“When we started out, we got about 15 shareholders in the company. As we implemented our mission, half of them left us and today we have six shareholders with us,” he said, adding that in order to sustain their sales objectives, they used to have dramatic cover stories that would interest people and increase readership. In order to keep the corporate community happy, they introduced a page called ‘corporate communication’ that would publish content of advertisers in an edited format.
“We also faced pressure from the authorities, especially the royal palace, and we would measure our risks every time we write about them. Our formula was to go just one step beyond the limit. And that would set a new limit for us next time. Also, we would keep them happy by emphasising on good news in a big way, which would flatter them,” Bachemsi further said.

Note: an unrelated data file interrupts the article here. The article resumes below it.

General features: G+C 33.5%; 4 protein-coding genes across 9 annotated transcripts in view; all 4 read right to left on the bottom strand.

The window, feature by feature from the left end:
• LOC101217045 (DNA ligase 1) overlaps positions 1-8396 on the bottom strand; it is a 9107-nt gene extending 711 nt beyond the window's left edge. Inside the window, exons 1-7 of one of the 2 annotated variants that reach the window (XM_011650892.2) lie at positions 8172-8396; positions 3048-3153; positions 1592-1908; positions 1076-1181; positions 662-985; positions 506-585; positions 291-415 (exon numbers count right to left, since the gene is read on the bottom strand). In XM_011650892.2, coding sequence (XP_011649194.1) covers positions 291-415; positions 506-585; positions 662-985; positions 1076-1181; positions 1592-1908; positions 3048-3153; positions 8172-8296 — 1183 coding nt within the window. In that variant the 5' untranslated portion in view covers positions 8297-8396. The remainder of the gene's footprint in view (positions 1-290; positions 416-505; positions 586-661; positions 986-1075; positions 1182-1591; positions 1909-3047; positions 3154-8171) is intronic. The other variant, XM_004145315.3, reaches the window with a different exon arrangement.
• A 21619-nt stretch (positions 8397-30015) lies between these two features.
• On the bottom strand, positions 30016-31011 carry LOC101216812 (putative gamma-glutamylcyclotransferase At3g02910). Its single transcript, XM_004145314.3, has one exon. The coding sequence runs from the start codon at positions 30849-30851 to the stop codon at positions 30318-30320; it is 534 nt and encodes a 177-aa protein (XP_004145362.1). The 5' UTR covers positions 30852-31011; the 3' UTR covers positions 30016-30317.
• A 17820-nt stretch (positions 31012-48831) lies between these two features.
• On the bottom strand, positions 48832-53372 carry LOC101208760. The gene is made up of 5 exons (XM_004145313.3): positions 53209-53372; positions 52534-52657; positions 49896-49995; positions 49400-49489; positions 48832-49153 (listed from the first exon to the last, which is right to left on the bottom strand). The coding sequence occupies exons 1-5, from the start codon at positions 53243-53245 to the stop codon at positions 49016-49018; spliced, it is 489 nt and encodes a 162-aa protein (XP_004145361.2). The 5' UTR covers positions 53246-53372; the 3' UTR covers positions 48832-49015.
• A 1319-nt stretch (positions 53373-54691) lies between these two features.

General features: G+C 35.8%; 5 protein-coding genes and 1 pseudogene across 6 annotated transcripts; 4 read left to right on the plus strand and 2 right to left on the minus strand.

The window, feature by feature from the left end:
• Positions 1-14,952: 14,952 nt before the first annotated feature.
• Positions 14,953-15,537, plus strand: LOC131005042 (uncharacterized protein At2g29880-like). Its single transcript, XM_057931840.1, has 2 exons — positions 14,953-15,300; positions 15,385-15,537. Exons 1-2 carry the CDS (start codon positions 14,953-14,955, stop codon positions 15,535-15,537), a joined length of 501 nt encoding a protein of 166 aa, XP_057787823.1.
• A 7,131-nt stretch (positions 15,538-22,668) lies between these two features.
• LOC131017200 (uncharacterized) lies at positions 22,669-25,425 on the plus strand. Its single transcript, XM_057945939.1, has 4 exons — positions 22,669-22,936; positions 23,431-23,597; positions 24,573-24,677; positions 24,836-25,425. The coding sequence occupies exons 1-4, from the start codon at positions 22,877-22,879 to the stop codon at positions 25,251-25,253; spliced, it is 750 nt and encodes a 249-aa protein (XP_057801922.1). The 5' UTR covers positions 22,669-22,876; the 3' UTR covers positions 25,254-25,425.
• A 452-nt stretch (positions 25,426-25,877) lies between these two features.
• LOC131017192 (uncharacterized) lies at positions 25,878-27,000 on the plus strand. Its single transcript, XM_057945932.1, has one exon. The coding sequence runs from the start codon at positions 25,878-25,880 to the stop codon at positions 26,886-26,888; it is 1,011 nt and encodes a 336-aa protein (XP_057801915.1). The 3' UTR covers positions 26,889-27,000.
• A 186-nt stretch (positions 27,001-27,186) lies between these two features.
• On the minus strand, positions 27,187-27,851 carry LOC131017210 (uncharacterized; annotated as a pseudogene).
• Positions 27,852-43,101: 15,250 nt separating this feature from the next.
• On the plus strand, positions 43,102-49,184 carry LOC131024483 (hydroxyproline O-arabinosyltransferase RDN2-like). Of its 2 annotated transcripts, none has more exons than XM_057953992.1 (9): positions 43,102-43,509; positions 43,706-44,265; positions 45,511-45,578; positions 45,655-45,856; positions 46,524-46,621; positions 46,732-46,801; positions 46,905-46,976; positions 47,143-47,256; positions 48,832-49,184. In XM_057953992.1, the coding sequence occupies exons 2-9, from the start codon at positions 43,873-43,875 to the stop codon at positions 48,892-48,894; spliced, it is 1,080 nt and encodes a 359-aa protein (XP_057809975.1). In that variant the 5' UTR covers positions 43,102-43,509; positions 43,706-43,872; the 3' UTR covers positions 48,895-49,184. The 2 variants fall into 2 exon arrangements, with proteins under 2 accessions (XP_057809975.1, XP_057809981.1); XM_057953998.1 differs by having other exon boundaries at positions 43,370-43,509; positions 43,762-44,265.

Another trick that he had used to keep the powers happy was to use big pictures of the governing bodies and influencers, even if the story was investigative and negative in nature. “Seeing big pictures they forget what is written inside,” he noted.
Sasa Vucinic then moved to the next speaker, Joze Rubber Zanora, Publisher of El Periodico, Guatemala, with the question regarding how many times there had been attacks on his life. Zanora gave a background of the political situation in Central America that had just come out of a 30-year cold war and the state relationships between state powers, military organisation and drug traffickers. “We started with the objective of raising awareness of what was happening in the region and we had to face lots of problems from the authorities because of that,” he said.